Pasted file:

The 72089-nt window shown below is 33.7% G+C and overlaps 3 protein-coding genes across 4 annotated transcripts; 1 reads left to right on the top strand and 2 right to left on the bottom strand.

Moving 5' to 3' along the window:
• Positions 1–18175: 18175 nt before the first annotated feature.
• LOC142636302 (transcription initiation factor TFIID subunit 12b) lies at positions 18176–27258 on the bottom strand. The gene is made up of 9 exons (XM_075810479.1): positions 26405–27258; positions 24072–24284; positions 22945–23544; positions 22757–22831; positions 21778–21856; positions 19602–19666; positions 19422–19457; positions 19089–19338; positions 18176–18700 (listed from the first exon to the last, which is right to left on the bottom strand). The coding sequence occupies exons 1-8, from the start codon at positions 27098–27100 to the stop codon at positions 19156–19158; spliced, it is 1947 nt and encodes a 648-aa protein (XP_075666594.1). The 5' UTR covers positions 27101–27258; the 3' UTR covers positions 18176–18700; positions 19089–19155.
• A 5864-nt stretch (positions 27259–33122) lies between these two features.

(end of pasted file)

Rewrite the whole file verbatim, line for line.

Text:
The 72089-nt window shown below is 33.7% G+C and overlaps 3 protein-coding genes across 4 annotated transcripts; 1 reads left to right on the top strand and 2 right to left on the bottom strand.

Moving 5' to 3' along the window:
• Positions 1–18175: 18175 nt before the first annotated feature.
• LOC142636302 (transcription initiation factor TFIID subunit 12b) lies at positions 18176–27258 on the bottom strand. The gene is made up of 9 exons (XM_075810479.1): positions 26405–27258; positions 24072–24284; positions 22945–23544; positions 22757–22831; positions 21778–21856; positions 19602–19666; positions 19422–19457; positions 19089–19338; positions 18176–18700 (listed from the first exon to the last, which is right to left on the bottom strand). The coding sequence occupies exons 1-8, from the start codon at positions 27098–27100 to the stop codon at positions 19156–19158; spliced, it is 1947 nt and encodes a 648-aa protein (XP_075666594.1). The 5' UTR covers positions 27101–27258; the 3' UTR covers positions 18176–18700; positions 19089–19155.
• A 5864-nt stretch (positions 27259–33122) lies between these two features.